The Amazing Xylitol
As a part of my license retention, continuing education hours are needed each year. In recent months, I attended a class which spoke, in part, about xylitol. In a previous post, I mentioned xylitol, yet from another speaker at a continuing education class. There seems to be a common theme about this xylitol business. So what's the big deal?
Xylitol was first discovered in Finland. During WWII, Finland chose not to participate in the war and closed it's boarders. Because of this, Finland was cut off by the outside world. Since the country had to use its own resources, they extracted sugar from birch trees. When the war was over, dentists soon realized the children in Finland had very little tooth decay.
The sugars extracted in the birch trees was named xylitol. Xylitol is in all fruits and vegetables. As a matter of fact, our own bodies produce about a tablespoon a day. It is to plants what glucose is to humans. Today, it's found in sugar-free gums, candy, and toothpastes. This product is different from the other sugars in that bacteria (all Strep and Yeast) cannot digest it, so there is a reduction in plaque and biofilm in the mouth with using it frequently. Sucrose is a 6-carbon chain that is taken in by the bacteria, metabolized, and used for energy. Xylitol is a 5-carbon chain, so bacteria pumps it in thinking its time to eat, but soon realize they’ve made a mistake. The bacteria uses up all its energy trying to pump it out.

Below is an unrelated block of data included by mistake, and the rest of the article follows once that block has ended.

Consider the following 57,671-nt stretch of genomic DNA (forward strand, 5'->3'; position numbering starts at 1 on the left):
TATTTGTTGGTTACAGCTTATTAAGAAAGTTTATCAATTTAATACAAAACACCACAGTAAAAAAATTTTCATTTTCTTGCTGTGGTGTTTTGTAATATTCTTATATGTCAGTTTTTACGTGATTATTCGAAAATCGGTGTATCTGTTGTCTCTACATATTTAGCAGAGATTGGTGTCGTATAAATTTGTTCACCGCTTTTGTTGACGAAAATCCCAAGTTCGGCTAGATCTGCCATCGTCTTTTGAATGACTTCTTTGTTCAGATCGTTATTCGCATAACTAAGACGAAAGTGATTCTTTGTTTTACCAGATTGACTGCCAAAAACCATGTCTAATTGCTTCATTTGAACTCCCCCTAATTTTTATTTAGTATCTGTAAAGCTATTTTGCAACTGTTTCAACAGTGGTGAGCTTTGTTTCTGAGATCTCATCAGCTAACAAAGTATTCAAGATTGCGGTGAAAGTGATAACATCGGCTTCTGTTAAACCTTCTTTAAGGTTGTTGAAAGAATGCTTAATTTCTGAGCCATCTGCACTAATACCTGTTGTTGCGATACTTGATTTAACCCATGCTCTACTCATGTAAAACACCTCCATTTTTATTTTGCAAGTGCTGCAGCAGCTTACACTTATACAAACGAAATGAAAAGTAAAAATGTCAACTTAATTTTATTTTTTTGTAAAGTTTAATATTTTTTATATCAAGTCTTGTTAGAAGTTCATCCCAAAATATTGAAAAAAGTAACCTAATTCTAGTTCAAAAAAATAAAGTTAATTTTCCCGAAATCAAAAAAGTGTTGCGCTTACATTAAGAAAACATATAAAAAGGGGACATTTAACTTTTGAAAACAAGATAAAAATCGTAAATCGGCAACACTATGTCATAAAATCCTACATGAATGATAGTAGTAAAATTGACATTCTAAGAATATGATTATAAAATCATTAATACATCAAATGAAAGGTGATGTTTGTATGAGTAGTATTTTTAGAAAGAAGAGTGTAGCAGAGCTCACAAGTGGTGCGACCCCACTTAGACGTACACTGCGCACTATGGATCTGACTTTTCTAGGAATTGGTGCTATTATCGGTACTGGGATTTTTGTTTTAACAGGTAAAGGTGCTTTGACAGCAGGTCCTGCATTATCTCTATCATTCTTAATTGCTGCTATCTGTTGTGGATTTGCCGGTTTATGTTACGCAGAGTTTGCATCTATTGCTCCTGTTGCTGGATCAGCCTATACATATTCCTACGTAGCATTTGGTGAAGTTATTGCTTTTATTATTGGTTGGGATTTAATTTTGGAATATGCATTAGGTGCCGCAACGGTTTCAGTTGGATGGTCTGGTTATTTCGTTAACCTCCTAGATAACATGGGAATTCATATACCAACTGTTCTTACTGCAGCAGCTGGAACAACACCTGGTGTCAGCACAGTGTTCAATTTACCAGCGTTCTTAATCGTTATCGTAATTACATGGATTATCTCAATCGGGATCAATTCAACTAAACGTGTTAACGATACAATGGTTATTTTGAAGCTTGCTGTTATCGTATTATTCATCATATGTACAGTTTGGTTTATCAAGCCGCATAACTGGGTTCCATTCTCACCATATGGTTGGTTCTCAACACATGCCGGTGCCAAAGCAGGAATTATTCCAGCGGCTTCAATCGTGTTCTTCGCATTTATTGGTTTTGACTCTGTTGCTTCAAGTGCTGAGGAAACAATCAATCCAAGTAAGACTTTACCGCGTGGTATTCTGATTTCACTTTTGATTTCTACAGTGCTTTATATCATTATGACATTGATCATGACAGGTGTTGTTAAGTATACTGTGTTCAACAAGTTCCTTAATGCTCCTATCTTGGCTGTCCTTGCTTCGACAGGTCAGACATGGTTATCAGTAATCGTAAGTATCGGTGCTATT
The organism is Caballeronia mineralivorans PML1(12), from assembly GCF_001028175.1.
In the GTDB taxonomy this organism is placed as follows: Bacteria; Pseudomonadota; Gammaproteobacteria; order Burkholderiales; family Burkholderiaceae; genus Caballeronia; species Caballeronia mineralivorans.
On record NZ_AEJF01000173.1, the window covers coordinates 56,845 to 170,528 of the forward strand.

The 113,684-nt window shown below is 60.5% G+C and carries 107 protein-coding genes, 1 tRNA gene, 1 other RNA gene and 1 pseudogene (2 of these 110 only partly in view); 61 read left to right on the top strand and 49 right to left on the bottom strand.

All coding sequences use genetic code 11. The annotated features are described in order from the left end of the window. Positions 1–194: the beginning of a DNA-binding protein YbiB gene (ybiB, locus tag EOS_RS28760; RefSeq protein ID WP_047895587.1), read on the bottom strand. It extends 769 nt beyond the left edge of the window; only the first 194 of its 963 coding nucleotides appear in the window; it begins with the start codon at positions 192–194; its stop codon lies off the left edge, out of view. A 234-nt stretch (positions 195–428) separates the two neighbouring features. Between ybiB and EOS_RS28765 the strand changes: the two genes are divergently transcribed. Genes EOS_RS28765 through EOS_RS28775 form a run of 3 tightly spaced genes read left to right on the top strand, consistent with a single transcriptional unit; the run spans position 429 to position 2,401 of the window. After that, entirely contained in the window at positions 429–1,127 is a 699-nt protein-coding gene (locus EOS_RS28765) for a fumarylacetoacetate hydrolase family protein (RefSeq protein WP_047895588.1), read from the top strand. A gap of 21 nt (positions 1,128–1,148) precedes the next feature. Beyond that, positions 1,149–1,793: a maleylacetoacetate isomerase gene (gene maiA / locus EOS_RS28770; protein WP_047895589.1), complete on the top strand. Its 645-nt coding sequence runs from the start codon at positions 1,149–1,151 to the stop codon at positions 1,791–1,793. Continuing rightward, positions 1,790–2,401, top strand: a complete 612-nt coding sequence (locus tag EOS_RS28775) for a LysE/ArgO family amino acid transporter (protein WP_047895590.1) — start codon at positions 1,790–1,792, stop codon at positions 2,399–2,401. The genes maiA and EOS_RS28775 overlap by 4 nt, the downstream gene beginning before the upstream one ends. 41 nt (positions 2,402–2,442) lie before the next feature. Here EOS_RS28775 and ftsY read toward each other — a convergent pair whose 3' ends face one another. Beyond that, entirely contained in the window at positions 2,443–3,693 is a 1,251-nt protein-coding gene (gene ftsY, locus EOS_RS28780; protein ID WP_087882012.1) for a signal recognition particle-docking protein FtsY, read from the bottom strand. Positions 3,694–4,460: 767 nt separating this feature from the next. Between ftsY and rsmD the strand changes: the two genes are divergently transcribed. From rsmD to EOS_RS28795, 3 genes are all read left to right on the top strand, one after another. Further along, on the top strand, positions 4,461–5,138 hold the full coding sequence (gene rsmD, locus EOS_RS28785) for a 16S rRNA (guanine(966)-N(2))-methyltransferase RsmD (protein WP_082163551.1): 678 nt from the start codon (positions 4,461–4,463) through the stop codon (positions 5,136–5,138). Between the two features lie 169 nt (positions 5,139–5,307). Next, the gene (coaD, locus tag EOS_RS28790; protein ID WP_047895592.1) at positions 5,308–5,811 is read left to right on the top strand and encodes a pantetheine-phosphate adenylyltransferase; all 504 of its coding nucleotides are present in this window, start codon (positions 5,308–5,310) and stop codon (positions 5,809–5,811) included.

Marketed a sugar substitute, it is not calorie free. It has a glycemic value of 7 and has 40% less calories than sugar. This is good news for diabetics and those watching their calorie intake. Xylitol has been used in many areas from fighting tooth decay to sinus infections. Exposure times are key though. In order to get the maximum benefit from xylitol, multiple exposures throughout the day must be made. The bacteria is hungry, and feeding it on a regular basis will decrease overall oral plaque by 70%.
You will want to use products that are 100% sweetened with xylitol. They can be found in your local health food store or on-line. Other products containing xylitol can be purchased in retail stores, but there is not enough of the substance to really make a difference. If going to the health food store to purchase 100% xylitol gum is out, then purchase Ice Breakers gum. It has the most xylitol than any of the other gums.
So here's the instructions on caries prevention in children:
• In the morning before school, chew 2 pieces of gum after brushing teeth. • Place one packet of Xylosweet (4 grams) in a water bottle at room temperature and pack for lunch. • Give the child either 2 mints or 5-6 Sparx candies to have after lunch. • Give the child 2 pieces of gum to chew when they get home from school. • Give the child 5-6 pieces of Sparx candies or 2 mints after tooth brushing at bedtime.
I personally have tried all the flavors and find them to be satisfactory. I have a jar of the gum on my kitchen counter and my family (throughout the day) will periodically reach in a grab a couple of pieces. This is NOT recreational gum. The flavor only lasts about 10 minutes. This gum is used to help keep the oral flora healthy and prevent tooth decay by eliminating as many Strep-bacteria as possible.
NOTE: XYILTOL IS EXTREMELY HAZARDOUS TO DOGS! PLEASE KEEP OUT OF REACH OF YOUR PETS!
Look for future posts for specifics on how to use xylitol for sinus problems, dry mouth, and other uses.
Health-bite: 3-5 exposures of xylitol to prevent tooth decay